The U.S. Open Needs Fixing

I’ve finally come around to the thinking that the USGA completely over-manages the preparation of the Open courses. They took a spectacular and historic course and robbed it of it’s natural playability, whiched sucked the drama right out of the event.

The 18th at Pebble is one of the great finishing holes in golf, and should be a place of great drama, but the winner played it three-wood, wedge, wedge, two putts. They said on the telecast that only 15% of the worlds greatest golfers landed their ball on the 17th green. Tiger Woods hit what he thought was a perfect drive on #6, setting up a potential eagle, only to have it run and run on the rock-hard fairway over a cliff. Dustin Johnson missed the second green by five feet and nearly had to take an unplayable. Johnson’s meltdown was the only dramatic element of the day yesterday.

There were three Hall-Of-Famers out there in the final few groups, and the course had them playing so defensively it threw their games off. Graeme McDowell is a fine golfer with a nice track record, but a U.S. Open champion? Lucas Glover, too. And Michael Campbell. This is happening too often recently. The way to win the Open is to play as cautiously as possible and make a few lucky putts. Not what I want to see, and not the way to identify our National Champion.

McDowell led the entire field in putting for the weekend. That helped.

Why not just put it to a vote then - you could have a “Go Lefty!” party and a “In the Hole Tiger!” one. It’d be great.

Or, you could set out a tough course and the worlds best golfers can play four rounds on it and see who does best! If they play defensively and it throws their game off, well boo fucking hoo.

The winner finished at even par. To me, that means that the course was set up exactly right. In addition, some of the top players in the world ended up in the top five, and the young, relatively unknown 54-hole leader completely blew up in the final round. Those are all things that you would expect to happen in a fair test to identify the national champion.

I don’t think you need to manufacture drama to make a great championship. The U.S. Open is not just my favorite golf tournament, but also my favorite sporting event of the year, because of the slow, relentless grind that creates the winner. I was thinking yesterday that I always prefer defense in sports (in baseball I much prefer a pitching duel to a home run chase), and that the defense at the Open, which was provided by the course, was one of the best I’ve ever seen.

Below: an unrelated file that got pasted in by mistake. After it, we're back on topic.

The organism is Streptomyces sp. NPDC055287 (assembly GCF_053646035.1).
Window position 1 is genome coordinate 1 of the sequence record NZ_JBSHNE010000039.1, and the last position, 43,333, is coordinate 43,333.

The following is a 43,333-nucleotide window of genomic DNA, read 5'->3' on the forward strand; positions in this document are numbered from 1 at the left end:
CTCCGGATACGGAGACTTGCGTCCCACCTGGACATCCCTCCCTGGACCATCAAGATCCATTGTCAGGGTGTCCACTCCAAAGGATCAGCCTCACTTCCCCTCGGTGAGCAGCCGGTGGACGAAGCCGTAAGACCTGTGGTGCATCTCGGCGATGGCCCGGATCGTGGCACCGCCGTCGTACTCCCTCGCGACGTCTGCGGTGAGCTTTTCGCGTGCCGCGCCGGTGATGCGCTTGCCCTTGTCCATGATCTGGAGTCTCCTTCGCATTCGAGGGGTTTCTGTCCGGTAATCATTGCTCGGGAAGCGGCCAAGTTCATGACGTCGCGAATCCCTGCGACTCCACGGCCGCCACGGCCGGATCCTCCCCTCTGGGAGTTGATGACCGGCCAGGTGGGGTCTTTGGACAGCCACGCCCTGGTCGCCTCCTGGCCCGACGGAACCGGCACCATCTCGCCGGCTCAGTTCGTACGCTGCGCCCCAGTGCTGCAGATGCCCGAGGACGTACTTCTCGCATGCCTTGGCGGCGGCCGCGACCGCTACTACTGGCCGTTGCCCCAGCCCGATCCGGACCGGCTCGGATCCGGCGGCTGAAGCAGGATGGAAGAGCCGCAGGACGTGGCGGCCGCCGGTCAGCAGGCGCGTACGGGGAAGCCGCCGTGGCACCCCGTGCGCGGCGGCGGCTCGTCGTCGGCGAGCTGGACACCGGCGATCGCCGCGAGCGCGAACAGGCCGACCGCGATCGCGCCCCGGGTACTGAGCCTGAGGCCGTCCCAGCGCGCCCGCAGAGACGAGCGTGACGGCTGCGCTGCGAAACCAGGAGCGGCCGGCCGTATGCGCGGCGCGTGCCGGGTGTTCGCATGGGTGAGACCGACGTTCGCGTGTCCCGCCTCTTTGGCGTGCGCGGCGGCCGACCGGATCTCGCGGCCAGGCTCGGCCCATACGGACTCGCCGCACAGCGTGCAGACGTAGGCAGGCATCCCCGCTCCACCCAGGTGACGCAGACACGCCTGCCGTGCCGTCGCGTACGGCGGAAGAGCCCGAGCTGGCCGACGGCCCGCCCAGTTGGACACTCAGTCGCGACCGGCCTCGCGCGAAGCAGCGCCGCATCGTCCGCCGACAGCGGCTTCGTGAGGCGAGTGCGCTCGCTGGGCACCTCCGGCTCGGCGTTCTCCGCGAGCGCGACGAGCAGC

On the poa annua greens that are at Pebble combined with the speed and firmness that the USGA sets the greens at, it does introduce a lot of luck in the putting where someone could putt great and not make anything due to how bouncy the ball behaves on poa greens. The biggest issue in certain majors, not just the Open, where you start to get winners who a lot of people might think were a little fluky such as Michael Campbell, Ben Curtis, etc is that the courses for those weeks were setup so difficult or played difficult because of weather conditions that the winning 72 hole score was very high. The governing bodies of each of the majors have gone to great lengths to doctor their courses to try to combat improved technology and the long driving of the tour pros. The best players in the world make a lot of birdies. When the course makes it really tough to make more than 2 or 3 birdies a day it evens out the playing field and allows more plodders and solid but not spectacular players to have a good chance to win. This might not be a bad thing, but it almost eliminates the chances for a Mickelson, Woods, Els to go out and shoot a 66 on Sunday and get the crowd into it. Did anyone shoot under par yesterday that started the day in the top 15? Unless something changes i expect that you can expect more results like Zach Johnson winning the Masters at 3 over or Ben Curtis, Shaun Micheel, Michael Campbell winning majors out of nowhere. I am not saying they did not deserve to win, because they certainly did, but course setups have eliminated a lot of the excitement on the Sundays of majors unless you consider it exciting to see which player will blow up the least amount and shoot final round 74s or 75s and still win.

to win the Open is to play as cautiously as possible and make a few lucky putts. Not what I want to see, and not the way to identify our National Champion.
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Journeyman who won the US Open is not a new phenomenon.

Remember Orville Moody?
Lou Graham?
Andy North? won twice, and one other tournament.
Scott Simpson?
Jack Fleck?

Since Scott Simpson won it in '87, we had a long run of worthy champions with only Steve Jones in '96 an outlier. Now we’ve had three in five years.